From The Showrunner Of LOST!! What Make Critics Of Carlton Cuse's New PSYCHO Prequel And A&E Hourlong BATES MOTEL??
The first series from “Lost” showrunner Carlton Cuse since Hurley was put in charge of the island, “Bates Motel” is a prequel to 1960’s “Psycho” but set in the present, with young Norman Bates listening to his iPhone with earbuds, and the locals involved with marijuana farming.
Freddie Highmore (“Charlie and the Chocolate Factory”) plays Norman and Vera Farmiga (“Up In The Air”) plays Norman’s mom Norma. “Lost” player and Anthony Perkins lookalike Nestor Carbonell portrays the local sheriff.
... this strange hybrid is weighted down by the fact that we know how this story ends. … The additions to the "Psycho" universe are understandable, in theory: Horror depends on the element of surprise, and new characters (unlike characters whose arcs are already mapped out) may be able to take part in unforeseen developments. None of the new characters are all that interesting on their own, however, and their pallor continually throws the focus back on the core Bates duo … All in all, the stories about the town feel somewhat contrived, and the lead characters' arcs feel predictable, despite the texture the actors are occasionally able to give the material. … what I've seen of the show makes me think that it's ultimately an example of Boba Fett Syndrome: When it comes to what we know about certain characters, sometimes less is more.
... The lead performances, and the way that relationship is written, are all excellent enough to stick around a little while longer in the hopes that “Bates Motel” as a whole becomes something more interesting. But a lot of that may also depend on what exactly Cuse and Ehrin want Norman Bates to turn into, and how quickly. But based on early episodes, the old movie version of Norman — who only had to inhabit a 109-minute feature (and not even all of it) — clearly had a better circumstance. …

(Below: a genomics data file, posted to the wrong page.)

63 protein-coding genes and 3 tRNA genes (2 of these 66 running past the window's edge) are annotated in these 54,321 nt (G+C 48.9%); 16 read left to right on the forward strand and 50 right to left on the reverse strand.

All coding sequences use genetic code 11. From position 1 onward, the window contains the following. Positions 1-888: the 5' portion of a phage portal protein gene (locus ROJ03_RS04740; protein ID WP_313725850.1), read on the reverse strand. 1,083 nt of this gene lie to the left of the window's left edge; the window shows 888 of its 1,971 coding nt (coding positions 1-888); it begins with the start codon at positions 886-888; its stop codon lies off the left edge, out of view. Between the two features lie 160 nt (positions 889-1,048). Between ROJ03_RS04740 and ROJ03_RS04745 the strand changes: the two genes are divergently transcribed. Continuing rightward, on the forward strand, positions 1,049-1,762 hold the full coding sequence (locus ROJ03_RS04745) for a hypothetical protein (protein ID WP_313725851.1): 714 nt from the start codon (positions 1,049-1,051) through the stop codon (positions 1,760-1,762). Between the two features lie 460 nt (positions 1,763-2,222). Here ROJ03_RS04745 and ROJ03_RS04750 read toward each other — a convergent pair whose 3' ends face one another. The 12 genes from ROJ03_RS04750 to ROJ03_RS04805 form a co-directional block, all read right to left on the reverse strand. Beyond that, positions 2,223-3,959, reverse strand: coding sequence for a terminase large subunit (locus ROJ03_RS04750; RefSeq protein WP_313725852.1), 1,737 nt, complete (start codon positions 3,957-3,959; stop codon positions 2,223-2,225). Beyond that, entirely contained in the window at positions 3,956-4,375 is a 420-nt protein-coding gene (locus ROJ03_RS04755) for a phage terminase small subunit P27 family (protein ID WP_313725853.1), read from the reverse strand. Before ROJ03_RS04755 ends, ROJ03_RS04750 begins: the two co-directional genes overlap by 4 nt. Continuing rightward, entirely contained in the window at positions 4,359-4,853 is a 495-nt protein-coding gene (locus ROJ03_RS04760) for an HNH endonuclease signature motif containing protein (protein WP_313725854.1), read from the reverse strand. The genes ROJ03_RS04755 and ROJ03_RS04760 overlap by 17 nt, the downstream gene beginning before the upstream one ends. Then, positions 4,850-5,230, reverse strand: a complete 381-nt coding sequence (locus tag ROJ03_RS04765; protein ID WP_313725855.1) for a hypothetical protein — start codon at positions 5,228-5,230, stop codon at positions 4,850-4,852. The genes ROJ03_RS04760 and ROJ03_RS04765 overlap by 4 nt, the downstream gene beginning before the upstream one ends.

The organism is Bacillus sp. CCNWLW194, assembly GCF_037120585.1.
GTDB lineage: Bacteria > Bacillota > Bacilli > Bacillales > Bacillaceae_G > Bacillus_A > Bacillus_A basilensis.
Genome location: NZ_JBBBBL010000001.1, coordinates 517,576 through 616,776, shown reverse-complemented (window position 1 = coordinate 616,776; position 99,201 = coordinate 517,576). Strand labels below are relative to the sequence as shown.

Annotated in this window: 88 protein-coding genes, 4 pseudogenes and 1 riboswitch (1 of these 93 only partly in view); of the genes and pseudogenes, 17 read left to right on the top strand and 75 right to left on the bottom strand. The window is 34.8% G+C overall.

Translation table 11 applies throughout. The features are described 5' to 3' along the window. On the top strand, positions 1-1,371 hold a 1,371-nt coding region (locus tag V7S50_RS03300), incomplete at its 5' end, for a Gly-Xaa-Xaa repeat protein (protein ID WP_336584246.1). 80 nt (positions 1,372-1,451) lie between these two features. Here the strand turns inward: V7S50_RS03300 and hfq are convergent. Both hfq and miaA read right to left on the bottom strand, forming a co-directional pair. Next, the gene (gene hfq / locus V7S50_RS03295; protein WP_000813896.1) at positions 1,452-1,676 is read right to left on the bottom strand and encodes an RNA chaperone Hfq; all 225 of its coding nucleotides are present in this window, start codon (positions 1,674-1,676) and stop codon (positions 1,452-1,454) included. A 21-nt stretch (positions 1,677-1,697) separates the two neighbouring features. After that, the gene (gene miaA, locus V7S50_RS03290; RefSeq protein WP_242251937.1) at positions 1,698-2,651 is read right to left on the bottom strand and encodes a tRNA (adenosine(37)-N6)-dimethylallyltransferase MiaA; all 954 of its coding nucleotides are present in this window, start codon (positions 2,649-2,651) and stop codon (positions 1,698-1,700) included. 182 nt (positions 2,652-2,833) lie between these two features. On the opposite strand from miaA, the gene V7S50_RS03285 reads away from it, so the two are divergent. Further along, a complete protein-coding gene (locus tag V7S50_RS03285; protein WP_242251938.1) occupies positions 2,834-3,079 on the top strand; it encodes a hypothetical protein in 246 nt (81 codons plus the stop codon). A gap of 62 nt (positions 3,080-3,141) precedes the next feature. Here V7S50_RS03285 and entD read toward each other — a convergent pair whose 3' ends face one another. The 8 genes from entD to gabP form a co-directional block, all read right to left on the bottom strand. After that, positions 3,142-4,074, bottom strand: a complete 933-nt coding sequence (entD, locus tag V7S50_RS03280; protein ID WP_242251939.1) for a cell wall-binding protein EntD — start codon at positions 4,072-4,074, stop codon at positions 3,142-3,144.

... at its best it’s intriguing and enjoyably grim. But even more than Norman, the series itself has a split personality, a Hitchcock classic grafted onto a much more mundane brand of suspense. Each new twist moves it further from “Psycho” and closer to Nancy Drew.
... Three episodes in, the story is certainly serpentine, at times self-consciously so. But there does appear to be writerly method in the madness. More important, there is Farmiga, and she, like Norma, appears up to any task. …
... kind of a mess, but that's one of the reasons it's fun to watch. …
... I don’t give up easily, and I’m glad I kept going with “Bates Motel,” which turns out to be a worthy reimagining of the Norman Bates story. … I’m going to check in and take a shower. I have a feeling I’ll regret it in a couple more episodes, but I need the rest, and there’s something oddly comforting about all these creeps.
... Up to this point "Bates Motel" is an OK character drama, but in building the broader world it inhabits the show begins to come into sharper focus. Creating a more fully realized fictional world offers promise that "Bates Motel" will grow into a deeper, more mysterious TV drama.…
... you won’t find the suspense or the thrills of such horror hits as AMC’s “The Walking Dead” or FX’s “American Horror Story,” much less any of the freak-out scares of the classic …
... sufficiently creepy … I should stress that “Bates Motel” isn’t for everyone, and not only because of the violence. The show offers little in the way of triumph, as least so far. If there are sweet moments, they are tinged with eeriness. And we know where this whole thing is ultimately headed, don’t we, and redemption is definitely not in the picture. …
... mostly serves to prove that the original already used up all the good parts of the story. What's left, sadly, plays like a remnants sale. …
... Expect a slow(ish) rollout for Bates Motel, as the first couple of episodes establish character and location, before things take an uptick during episode three. But there’s more than enough intrigue and entertainment -- on top of Farmiga’s outstanding turn -- to keep viewers wanting more of this new-style nonhomage to Psycho.
… looks fraught with peril, and destined to quickly strain credibility. ... Audiences have demonstrated a taste for even flawed horror, but after almost-certain sampling, keeping “Bates Motel” open should be its own nightmare.… To their credit, the producers do keep things interesting, for the most part without resorting to the cheap tricks that have characterized the vastly overrated “American Horror Story.” Nevertheless, the premise becomes its own creative prison, fostering a hurry-up-and-wait attitude …
10 p.m. Monday. A&E.
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